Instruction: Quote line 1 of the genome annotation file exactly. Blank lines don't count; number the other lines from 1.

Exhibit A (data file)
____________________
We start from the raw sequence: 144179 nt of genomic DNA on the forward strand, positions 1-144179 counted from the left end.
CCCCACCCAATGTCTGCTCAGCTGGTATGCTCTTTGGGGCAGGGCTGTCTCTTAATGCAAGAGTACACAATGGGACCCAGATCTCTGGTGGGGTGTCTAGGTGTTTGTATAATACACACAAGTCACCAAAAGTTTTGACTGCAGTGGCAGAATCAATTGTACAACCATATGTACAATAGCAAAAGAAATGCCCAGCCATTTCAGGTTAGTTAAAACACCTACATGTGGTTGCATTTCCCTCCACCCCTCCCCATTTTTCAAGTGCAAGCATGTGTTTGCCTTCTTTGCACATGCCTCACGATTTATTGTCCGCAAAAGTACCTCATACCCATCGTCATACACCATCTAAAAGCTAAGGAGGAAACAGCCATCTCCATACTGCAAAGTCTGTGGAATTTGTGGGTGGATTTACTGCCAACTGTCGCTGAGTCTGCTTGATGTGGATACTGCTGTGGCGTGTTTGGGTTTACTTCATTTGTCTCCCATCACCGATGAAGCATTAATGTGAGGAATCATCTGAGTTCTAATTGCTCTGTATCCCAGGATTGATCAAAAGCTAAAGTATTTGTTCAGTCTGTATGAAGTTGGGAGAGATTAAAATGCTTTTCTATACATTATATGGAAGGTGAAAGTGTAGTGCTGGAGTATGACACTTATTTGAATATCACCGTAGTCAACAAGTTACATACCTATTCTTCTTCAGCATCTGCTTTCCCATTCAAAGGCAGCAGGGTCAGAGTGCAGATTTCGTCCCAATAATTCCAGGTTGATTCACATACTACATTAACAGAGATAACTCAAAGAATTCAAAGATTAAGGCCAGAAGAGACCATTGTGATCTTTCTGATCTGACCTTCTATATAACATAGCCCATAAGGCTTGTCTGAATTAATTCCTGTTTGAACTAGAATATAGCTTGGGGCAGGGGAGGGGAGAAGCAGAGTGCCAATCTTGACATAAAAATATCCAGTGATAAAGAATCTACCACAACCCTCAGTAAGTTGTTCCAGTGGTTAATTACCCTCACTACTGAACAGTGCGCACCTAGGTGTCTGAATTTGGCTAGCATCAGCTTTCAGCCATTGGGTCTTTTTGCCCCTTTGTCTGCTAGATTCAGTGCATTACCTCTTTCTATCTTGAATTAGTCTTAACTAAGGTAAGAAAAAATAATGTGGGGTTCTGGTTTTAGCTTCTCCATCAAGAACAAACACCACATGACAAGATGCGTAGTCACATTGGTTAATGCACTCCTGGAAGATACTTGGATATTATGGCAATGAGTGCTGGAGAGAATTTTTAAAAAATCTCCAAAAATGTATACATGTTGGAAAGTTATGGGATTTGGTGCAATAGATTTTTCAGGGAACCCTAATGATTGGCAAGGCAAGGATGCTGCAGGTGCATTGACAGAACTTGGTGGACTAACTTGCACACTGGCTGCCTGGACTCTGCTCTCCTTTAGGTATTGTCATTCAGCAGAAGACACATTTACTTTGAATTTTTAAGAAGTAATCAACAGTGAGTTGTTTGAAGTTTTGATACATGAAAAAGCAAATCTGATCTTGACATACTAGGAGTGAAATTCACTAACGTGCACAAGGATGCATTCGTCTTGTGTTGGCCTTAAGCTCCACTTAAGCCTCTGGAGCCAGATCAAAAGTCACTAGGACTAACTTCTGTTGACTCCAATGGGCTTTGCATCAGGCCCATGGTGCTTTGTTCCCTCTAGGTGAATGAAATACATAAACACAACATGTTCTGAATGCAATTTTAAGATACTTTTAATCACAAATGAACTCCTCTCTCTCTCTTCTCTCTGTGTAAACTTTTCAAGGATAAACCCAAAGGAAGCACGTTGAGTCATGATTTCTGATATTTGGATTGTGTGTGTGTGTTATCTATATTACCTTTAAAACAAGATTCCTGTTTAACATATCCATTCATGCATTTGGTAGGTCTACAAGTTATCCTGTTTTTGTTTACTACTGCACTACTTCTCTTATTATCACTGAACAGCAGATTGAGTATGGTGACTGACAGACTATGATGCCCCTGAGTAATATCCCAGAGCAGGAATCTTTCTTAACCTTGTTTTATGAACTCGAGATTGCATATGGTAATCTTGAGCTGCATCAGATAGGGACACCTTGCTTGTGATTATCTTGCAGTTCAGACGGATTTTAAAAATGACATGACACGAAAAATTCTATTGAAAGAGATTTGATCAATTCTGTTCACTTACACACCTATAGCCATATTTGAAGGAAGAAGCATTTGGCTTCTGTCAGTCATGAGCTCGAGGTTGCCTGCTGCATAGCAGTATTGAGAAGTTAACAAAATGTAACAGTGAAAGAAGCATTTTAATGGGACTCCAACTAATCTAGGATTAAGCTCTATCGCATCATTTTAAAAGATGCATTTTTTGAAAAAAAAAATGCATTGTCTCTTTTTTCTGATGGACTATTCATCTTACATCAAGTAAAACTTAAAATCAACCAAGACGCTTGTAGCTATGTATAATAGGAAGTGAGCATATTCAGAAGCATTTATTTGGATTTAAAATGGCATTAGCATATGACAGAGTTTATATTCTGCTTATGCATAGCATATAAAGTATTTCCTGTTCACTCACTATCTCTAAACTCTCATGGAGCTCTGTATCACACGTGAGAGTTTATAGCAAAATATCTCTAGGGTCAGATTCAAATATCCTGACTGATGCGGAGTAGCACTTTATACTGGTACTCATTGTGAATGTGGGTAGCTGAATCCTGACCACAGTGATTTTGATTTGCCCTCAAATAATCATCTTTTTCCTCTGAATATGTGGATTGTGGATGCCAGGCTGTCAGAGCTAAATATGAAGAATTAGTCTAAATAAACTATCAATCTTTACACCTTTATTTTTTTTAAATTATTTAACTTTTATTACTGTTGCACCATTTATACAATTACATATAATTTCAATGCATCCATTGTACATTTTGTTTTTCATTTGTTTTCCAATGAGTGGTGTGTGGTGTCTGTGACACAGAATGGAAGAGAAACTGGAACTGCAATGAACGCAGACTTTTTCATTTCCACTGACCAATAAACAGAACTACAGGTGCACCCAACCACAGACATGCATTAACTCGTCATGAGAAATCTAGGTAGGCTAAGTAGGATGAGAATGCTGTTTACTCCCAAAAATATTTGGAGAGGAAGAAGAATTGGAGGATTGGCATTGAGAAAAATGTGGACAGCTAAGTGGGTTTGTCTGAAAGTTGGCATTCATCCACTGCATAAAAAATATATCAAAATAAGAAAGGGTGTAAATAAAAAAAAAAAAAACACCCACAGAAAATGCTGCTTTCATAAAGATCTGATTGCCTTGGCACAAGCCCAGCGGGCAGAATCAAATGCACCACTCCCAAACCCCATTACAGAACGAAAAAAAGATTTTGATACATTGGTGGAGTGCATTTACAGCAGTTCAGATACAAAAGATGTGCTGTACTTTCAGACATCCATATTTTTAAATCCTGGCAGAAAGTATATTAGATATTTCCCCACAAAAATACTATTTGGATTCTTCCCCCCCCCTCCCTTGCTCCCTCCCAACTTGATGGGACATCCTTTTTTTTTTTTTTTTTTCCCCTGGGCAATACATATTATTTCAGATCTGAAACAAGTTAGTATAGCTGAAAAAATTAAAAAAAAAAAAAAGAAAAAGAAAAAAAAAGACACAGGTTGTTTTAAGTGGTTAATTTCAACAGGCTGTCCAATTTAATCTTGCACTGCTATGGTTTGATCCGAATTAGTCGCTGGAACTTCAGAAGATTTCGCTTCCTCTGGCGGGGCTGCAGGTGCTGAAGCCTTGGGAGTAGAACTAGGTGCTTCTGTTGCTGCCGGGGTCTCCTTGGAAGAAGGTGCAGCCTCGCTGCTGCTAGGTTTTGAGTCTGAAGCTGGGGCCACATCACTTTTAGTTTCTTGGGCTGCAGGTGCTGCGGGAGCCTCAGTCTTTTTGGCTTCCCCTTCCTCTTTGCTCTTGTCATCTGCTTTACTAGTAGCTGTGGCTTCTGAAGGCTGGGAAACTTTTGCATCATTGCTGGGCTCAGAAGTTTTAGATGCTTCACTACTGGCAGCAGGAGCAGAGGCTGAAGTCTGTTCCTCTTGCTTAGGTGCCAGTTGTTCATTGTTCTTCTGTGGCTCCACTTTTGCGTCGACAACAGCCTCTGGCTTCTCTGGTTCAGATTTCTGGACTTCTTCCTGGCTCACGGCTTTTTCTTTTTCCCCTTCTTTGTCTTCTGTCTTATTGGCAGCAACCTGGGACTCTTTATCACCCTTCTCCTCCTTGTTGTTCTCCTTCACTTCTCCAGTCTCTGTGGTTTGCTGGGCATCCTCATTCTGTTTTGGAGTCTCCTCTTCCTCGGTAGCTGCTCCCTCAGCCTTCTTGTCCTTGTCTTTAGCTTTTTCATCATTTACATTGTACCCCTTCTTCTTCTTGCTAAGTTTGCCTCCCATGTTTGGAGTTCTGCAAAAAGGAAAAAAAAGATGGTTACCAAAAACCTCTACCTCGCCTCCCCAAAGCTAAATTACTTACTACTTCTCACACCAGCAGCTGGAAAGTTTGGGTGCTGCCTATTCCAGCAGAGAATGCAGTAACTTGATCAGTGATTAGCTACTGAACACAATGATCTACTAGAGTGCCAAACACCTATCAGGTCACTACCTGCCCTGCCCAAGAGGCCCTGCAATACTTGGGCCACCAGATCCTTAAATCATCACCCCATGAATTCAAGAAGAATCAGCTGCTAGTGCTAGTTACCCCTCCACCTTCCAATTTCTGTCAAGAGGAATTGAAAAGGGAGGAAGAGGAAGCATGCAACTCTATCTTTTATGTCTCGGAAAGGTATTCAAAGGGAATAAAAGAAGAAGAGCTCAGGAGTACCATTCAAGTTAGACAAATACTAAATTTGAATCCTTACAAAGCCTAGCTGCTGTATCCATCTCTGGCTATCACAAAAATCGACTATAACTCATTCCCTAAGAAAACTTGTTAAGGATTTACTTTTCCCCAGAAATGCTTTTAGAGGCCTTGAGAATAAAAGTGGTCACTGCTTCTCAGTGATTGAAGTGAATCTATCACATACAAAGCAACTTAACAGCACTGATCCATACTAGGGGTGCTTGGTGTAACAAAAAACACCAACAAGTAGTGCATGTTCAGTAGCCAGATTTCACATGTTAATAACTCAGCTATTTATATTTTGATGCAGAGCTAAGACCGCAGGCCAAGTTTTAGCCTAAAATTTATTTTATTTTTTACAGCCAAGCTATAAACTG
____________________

We start from the raw sequence: 144179 nt of genomic DNA on the forward strand, positions 1-144179 counted from the left end.